Change Is Additive—Week of 10/28/16
CHANGE IS ADDITIVE—A 3D Printing News Series by FATHOM
3D Printing Organ Structures, Liquid Additive, Lightweighting for Car Parts, Metamaterials
With so many weekly developments in a fast-changing industry like additive manufacturing, the headlines can really stack up. To cut through the clutter of 3D printing news, check out these staff picks of the week. What do you think is the most impactful development?
Harvard University researchers have created the first fully 3D printed "organ-on-a-chip" with integrated sensing. The chip can be printed and tested quickly, allowing "researchers to easily collect reliable data for short-term and long-term studies." The pioneering technique is a major step towards fully 3D printed organs // Watch Video // Read More
Like some other apparel and footwear companies, Reebok has increased focus on the 3D printing portion of production. For its newest sneaker line, Reebok is experimenting with an innovative 3D printing technique, liquid material 3D printing, to achieve a distinctive look and a hybridized shoe sole //Read More // Watch Video
Researchers in the Additive Manufacturing division at Lawrence Livermore National Lab are now experimenting with extreme lightweight 3D printed lattice materials that can be manipulated to shrink, rather than expand, when exposed to heat // Read More
Divergent 3D and partners are using metal 3D printing to create various automotive parts, currently consisting mainly of structural and suspension components. In time, there is hope to expand production to "large complex structures like cylinder heads and engine blocks" in order to continue reducing the weight of vehicles overall // Read More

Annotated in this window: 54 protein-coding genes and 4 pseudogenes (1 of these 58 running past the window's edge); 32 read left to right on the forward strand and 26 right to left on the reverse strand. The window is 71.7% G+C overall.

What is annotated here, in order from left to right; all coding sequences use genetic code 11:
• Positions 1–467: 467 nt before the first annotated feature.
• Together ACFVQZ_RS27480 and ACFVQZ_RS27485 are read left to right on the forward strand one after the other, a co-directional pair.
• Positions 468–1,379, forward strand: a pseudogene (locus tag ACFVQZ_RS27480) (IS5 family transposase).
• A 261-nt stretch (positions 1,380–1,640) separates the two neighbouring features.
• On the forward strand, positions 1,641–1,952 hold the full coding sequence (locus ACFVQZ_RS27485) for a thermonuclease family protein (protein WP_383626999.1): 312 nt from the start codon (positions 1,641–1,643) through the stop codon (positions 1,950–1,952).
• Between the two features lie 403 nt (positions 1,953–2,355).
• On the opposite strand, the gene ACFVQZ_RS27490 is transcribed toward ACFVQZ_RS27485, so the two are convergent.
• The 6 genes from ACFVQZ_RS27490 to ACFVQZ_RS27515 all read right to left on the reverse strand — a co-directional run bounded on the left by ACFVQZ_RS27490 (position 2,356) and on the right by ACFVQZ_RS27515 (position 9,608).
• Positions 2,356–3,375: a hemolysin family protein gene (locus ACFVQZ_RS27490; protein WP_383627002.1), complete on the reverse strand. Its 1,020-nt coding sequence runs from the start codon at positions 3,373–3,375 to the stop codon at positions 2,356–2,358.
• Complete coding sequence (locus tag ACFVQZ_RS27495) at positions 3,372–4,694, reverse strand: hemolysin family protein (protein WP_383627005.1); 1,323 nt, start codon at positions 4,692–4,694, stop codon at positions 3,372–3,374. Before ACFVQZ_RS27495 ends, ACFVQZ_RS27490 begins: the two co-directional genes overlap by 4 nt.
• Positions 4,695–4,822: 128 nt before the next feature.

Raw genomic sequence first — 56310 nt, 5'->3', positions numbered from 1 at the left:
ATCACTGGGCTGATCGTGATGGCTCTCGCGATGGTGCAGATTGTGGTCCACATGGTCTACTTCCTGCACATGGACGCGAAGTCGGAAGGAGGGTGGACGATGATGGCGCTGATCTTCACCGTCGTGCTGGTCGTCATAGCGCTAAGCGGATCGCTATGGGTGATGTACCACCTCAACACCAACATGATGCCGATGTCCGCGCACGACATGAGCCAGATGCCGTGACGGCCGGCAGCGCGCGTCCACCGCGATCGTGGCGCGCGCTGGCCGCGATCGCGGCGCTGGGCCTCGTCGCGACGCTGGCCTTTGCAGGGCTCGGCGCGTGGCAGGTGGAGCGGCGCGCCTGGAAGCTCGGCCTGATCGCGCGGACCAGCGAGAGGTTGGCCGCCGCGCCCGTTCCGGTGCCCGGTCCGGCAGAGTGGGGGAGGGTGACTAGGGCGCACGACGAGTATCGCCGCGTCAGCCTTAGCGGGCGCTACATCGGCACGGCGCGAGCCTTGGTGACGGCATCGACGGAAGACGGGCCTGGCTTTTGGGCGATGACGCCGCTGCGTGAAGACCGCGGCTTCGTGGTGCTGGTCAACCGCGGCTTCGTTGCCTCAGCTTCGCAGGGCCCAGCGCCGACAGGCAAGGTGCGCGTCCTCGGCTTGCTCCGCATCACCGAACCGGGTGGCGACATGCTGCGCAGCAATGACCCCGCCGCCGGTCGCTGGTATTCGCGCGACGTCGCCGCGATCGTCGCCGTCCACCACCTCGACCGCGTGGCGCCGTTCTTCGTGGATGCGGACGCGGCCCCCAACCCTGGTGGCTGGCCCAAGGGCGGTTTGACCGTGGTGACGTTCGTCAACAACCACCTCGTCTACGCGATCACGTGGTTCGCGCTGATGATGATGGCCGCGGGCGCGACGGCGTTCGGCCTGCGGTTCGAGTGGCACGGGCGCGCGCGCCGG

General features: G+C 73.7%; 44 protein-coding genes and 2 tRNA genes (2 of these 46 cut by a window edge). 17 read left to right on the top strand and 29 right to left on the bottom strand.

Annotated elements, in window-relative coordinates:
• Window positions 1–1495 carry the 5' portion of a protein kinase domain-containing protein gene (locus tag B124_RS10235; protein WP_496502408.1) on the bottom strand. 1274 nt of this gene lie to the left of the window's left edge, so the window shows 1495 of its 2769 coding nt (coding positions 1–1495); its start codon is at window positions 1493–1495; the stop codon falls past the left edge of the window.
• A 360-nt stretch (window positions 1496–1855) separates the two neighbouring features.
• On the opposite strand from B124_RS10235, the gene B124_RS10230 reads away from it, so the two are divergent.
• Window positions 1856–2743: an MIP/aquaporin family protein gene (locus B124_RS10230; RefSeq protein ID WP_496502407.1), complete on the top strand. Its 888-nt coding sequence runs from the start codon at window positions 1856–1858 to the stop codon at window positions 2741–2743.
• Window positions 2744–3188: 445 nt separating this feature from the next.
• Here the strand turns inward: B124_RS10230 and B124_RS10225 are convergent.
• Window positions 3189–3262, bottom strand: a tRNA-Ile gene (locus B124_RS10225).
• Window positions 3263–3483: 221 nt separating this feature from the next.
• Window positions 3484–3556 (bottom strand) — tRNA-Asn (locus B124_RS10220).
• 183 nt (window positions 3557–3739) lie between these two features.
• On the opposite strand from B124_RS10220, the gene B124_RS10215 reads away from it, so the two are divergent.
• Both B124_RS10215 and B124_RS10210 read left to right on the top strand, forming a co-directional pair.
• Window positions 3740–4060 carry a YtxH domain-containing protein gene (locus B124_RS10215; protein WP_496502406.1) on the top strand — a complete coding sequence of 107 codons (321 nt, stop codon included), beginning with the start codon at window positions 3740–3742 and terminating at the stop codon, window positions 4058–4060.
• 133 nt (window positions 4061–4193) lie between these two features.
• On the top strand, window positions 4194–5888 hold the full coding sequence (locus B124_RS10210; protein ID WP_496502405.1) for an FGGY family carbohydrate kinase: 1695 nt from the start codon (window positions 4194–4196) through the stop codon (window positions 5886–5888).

Researchers from the Moroni Lab at Maastricht University in the Netherlands have created several "3D printable scaffold designs displaying the gradients necessary to influence the differentiation of adult stem cells towards skeletal cells." The researchers' ultimate goal is to create "complete libraries of 3D scaffolds" that can control the ultimate use of the cells, whether they be bone cells, organ cells, skin cells, or anything else // Read More
With Halloween fast approaching, here are some 3D printable props and costumes to get your parties going // Download
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Imagery and News Sources: 3ders.org, 3Dprint.com, 3Dprintingindustry.com, Harvard University, Maastricht University, Reebok, Divergent 3D